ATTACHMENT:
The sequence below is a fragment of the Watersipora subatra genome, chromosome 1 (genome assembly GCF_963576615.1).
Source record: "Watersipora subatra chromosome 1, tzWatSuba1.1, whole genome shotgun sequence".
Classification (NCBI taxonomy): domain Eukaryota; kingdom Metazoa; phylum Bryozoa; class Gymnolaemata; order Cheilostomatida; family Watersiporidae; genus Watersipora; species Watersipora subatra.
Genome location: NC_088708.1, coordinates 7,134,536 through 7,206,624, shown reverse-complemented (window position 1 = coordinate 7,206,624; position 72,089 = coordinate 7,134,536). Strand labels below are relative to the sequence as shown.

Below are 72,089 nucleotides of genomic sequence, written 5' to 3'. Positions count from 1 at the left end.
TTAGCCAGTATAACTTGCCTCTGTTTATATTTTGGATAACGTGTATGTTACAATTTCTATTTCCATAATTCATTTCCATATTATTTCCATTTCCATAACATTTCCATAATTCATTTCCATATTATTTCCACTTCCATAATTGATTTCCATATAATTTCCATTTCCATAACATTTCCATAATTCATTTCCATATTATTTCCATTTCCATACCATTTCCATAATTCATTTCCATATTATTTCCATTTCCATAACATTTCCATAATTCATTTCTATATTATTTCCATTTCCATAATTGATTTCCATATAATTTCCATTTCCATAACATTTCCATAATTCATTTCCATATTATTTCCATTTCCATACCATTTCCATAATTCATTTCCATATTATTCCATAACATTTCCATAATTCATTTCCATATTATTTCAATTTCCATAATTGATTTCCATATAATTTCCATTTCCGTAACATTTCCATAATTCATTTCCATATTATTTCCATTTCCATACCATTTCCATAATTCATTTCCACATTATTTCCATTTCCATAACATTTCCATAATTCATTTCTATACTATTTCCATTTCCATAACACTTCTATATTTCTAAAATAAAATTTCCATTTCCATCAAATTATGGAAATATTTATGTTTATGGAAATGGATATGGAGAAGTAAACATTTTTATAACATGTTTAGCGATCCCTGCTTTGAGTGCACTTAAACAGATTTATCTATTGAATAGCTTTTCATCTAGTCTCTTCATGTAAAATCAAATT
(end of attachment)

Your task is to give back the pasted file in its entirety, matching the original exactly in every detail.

The sequence below is a fragment of the Watersipora subatra genome, chromosome 1 (genome assembly GCF_963576615.1).
Source record: "Watersipora subatra chromosome 1, tzWatSuba1.1, whole genome shotgun sequence".
Classification (NCBI taxonomy): domain Eukaryota; kingdom Metazoa; phylum Bryozoa; class Gymnolaemata; order Cheilostomatida; family Watersiporidae; genus Watersipora; species Watersipora subatra.
Genome location: NC_088708.1, coordinates 7,134,536 through 7,206,624, shown reverse-complemented (window position 1 = coordinate 7,206,624; position 72,089 = coordinate 7,134,536). Strand labels below are relative to the sequence as shown.

Below are 72,089 nucleotides of genomic sequence, written 5' to 3'. Positions count from 1 at the left end.
TTAGCCAGTATAACTTGCCTCTGTTTATATTTTGGATAACGTGTATGTTACAATTTCTATTTCCATAATTCATTTCCATATTATTTCCATTTCCATAACATTTCCATAATTCATTTCCATATTATTTCCACTTCCATAATTGATTTCCATATAATTTCCATTTCCATAACATTTCCATAATTCATTTCCATATTATTTCCATTTCCATACCATTTCCATAATTCATTTCCATATTATTTCCATTTCCATAACATTTCCATAATTCATTTCTATATTATTTCCATTTCCATAATTGATTTCCATATAATTTCCATTTCCATAACATTTCCATAATTCATTTCCATATTATTTCCATTTCCATACCATTTCCATAATTCATTTCCATATTATTCCATAACATTTCCATAATTCATTTCCATATTATTTCAATTTCCATAATTGATTTCCATATAATTTCCATTTCCGTAACATTTCCATAATTCATTTCCATATTATTTCCATTTCCATACCATTTCCATAATTCATTTCCACATTATTTCCATTTCCATAACATTTCCATAATTCATTTCTATACTATTTCCATTTCCATAACACTTCTATATTTCTAAAATAAAATTTCCATTTCCATCAAATTATGGAAATATTTATGTTTATGGAAATGGATATGGAGAAGTAAACATTTTTATAACATGTTTAGCGATCCCTGCTTTGAGTGCACTTAAACAGATTTATCTATTGAATAGCTTTTCATCTAGTCTCTTCATGTAAAATCAAATT